Let’s start off like this:

var $button = $("#checkbox-container button");

function allChecked(){
  return $checkboxes.length === $checkboxes.filter(":checked").length;

function updateButtonStatus(){
  $button.text(allChecked()? "Uncheck all" : "Check all");

$checkboxes.on("change", function(){

This will cause the button’s text to change when all of the check boxes are in a checked or unchecked state.

The only thing that might be slightly unusual here is the use of a ternary conditional in the updateButtonStatus method. This is a shortcut for an if statement and is the equivalent to:

  $button.text("Uncheck all");
} else {
  $button.text("Check all");

Now a function to do the selecting and deselecting:

function handleButtonClick(){
  $checkboxes.prop("checked", allChecked()? false : true)

$("button").on("click", function() {

Finally, we’ll add a new value to the object in local storage, which I have renamed to reflect the fact that it now stores different types of values. I have also moved the logic for updating local storage into its own function:

var formValues = JSON.parse(localStorage.getItem('checkboxValues')) || {};

function updateStorage(){
    formValues[this.id] = this.checked;

  formValues["buttonText"] = $button.text();
  localStorage.setItem("formValues", JSON.stringify(formValues));

And on page load:



Here’s what we end up with.

See the Pen grJYvd by SitePoint (@SitePoint) on CodePen.


In this tutorial I have demonstrated how to persist form values to local storage and how to implement Check/Uncheck All functionality for checkboxes in a simple form.

If you have any questions or comments, I’d be glad to hear them below.

Frequently Asked Questions (FAQs) about Persisting Checkbox Checked State After Page Reload

What is the purpose of persisting the checkbox state after a page reload?

The main purpose of persisting the checkbox state after a page reload is to enhance the user experience on a website. It allows the website to remember the user’s previous selection, even after the page has been refreshed or reloaded. This is particularly useful in situations where users might lose their progress or selections due to an accidental page refresh or a required page update.

How does localStorage work in persisting checkbox states?

localStorage is a web storage object that allows you to store data persistently in a user’s browser. When a checkbox state is saved to localStorage, the data remains in the browser even after the page is refreshed or the browser is closed and reopened. This makes it an ideal solution for persisting checkbox states.

Can I use sessionStorage instead of localStorage to persist checkbox states?

Yes, you can use sessionStorage to persist checkbox states. However, unlike localStorage, sessionStorage only maintains the data while the session is active. This means that if the browser or tab is closed, the data stored in sessionStorage will be lost.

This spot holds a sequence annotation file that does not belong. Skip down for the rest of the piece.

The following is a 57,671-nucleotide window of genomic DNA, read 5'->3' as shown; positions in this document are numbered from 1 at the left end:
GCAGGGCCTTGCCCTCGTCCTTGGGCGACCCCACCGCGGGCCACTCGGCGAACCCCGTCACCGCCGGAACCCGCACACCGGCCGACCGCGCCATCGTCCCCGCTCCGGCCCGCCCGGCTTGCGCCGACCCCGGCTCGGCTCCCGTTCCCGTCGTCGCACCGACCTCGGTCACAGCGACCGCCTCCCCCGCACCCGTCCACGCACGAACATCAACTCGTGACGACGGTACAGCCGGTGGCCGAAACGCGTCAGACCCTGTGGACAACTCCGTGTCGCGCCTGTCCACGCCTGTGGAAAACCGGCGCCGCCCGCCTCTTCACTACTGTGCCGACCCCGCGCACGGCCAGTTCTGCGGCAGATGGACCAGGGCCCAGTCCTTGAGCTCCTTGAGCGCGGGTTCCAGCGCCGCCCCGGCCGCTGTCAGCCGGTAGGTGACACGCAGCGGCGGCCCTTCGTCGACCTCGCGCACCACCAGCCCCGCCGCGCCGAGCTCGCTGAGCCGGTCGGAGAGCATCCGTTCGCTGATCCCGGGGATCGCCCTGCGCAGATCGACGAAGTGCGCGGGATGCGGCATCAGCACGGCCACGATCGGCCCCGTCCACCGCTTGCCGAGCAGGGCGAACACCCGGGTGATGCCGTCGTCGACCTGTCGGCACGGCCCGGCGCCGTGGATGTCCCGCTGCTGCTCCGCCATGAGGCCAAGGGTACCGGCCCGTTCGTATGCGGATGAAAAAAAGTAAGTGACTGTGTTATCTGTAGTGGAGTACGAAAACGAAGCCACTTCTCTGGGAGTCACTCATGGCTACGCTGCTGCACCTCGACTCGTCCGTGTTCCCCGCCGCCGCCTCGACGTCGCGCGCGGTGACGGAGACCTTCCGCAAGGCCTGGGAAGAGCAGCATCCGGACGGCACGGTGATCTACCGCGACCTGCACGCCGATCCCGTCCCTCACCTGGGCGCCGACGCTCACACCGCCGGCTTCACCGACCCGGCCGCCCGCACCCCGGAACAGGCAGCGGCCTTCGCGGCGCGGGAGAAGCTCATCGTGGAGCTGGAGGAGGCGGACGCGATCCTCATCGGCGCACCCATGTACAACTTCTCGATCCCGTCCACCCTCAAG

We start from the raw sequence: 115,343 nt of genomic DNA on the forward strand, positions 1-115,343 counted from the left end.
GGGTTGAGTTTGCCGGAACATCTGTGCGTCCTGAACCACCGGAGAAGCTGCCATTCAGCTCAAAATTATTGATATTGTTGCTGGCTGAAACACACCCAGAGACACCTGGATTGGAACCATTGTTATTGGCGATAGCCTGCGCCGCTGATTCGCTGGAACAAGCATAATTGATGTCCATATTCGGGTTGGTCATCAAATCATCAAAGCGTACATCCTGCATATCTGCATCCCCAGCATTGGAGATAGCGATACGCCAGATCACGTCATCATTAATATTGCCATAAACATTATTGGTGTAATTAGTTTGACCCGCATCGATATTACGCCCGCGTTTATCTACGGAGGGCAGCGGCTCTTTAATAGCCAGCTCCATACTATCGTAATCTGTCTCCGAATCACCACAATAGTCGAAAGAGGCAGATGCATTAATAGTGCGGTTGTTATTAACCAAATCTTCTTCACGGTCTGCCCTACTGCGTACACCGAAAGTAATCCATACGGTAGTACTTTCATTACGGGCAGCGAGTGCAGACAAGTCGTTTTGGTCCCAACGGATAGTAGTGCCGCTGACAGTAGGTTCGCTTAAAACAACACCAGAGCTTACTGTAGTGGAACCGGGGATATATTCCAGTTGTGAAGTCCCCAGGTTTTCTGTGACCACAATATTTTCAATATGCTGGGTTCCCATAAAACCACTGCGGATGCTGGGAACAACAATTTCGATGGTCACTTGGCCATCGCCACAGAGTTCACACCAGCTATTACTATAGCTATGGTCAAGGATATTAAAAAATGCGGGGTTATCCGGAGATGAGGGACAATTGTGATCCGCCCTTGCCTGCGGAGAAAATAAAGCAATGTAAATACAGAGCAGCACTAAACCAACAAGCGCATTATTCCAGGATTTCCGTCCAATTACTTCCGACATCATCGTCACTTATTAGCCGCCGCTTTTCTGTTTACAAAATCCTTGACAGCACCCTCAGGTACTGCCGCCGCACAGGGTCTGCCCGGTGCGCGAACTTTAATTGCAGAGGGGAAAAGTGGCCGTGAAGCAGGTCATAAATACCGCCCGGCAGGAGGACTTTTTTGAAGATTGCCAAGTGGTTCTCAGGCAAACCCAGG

Is it possible to persist checkbox states without using JavaScript?

Persisting checkbox states typically requires the use of JavaScript, as it involves manipulating and storing data on the client-side. However, alternative methods may involve server-side programming languages, such as PHP or ASP.NET, which would require the data to be sent to the server and then retrieved each time the page is loaded.

How can I clear the persisted checkbox states?

You can clear the persisted checkbox states by using the removeItem() method of the localStorage object. This method allows you to remove a specific item from localStorage by its key. For example, if you have saved a checkbox state with the key ‘checkboxState’, you can remove it with localStorage.removeItem(‘checkboxState’).

Can all browsers support localStorage for persisting checkbox states?

Most modern browsers support localStorage, including Chrome, Firefox, Safari, Opera, and Internet Explorer 8 and above. However, it’s always a good practice to check for localStorage support before using it, as some older or less common browsers may not support it.

Is there a limit to how much data I can store in localStorage?

Yes, there is a limit to how much data you can store in localStorage. Most browsers provide a storage limit of about 5MB per origin. However, this limit can vary depending on the browser and the available disk space.

Can I persist the state of multiple checkboxes?

Yes, you can persist the state of multiple checkboxes. You would need to assign a unique key to each checkbox state in localStorage. This allows you to retrieve and restore the state of each checkbox individually when the page is reloaded.

Is it secure to store data in localStorage?

While localStorage provides a convenient way to store data on the client-side, it is not designed for storing sensitive data. Data stored in localStorage is not encrypted and can be accessed by any script on your website. Therefore, it’s not recommended to store sensitive data, such as user credentials or personal information, in localStorage.

Can I use cookies instead of localStorage to persist checkbox states?

Yes, you can use cookies to persist checkbox states. However, cookies have a smaller storage limit compared to localStorage and they are sent with every HTTP request, which can impact the performance of your website. Therefore, localStorage is generally a more efficient solution for persisting checkbox states.

James HibbardJames Hibbard
View Author

Network admin, freelance web developer and editor at SitePoint.

checkboxesjameshjQuerylocal storagepersistent dataquick-tipweb storage